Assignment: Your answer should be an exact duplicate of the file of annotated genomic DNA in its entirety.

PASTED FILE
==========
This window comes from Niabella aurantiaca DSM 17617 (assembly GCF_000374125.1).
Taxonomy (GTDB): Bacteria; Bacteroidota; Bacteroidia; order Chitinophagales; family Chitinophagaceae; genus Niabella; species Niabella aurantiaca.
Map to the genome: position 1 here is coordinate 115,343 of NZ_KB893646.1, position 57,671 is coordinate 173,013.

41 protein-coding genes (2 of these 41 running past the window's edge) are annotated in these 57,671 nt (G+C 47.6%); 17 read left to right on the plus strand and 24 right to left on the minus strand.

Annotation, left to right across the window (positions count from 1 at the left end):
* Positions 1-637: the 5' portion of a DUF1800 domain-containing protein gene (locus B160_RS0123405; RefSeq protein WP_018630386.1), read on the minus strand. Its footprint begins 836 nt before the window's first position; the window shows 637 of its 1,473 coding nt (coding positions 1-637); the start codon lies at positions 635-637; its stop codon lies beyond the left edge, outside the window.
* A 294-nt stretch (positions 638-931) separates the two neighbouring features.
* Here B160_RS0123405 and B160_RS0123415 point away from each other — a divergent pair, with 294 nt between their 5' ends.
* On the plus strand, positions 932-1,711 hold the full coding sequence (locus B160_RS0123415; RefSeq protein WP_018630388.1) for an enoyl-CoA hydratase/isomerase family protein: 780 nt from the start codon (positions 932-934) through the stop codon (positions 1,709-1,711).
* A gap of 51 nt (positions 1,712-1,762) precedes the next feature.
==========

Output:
This window comes from Niabella aurantiaca DSM 17617 (assembly GCF_000374125.1).
Taxonomy (GTDB): Bacteria; Bacteroidota; Bacteroidia; order Chitinophagales; family Chitinophagaceae; genus Niabella; species Niabella aurantiaca.
Map to the genome: position 1 here is coordinate 115,343 of NZ_KB893646.1, position 57,671 is coordinate 173,013.

41 protein-coding genes (2 of these 41 running past the window's edge) are annotated in these 57,671 nt (G+C 47.6%); 17 read left to right on the plus strand and 24 right to left on the minus strand.

Annotation, left to right across the window (positions count from 1 at the left end):
* Positions 1-637: the 5' portion of a DUF1800 domain-containing protein gene (locus B160_RS0123405; RefSeq protein WP_018630386.1), read on the minus strand. Its footprint begins 836 nt before the window's first position; the window shows 637 of its 1,473 coding nt (coding positions 1-637); the start codon lies at positions 635-637; its stop codon lies beyond the left edge, outside the window.
* A 294-nt stretch (positions 638-931) separates the two neighbouring features.
* Here B160_RS0123405 and B160_RS0123415 point away from each other — a divergent pair, with 294 nt between their 5' ends.
* On the plus strand, positions 932-1,711 hold the full coding sequence (locus B160_RS0123415; RefSeq protein WP_018630388.1) for an enoyl-CoA hydratase/isomerase family protein: 780 nt from the start codon (positions 932-934) through the stop codon (positions 1,709-1,711).
* A gap of 51 nt (positions 1,712-1,762) precedes the next feature.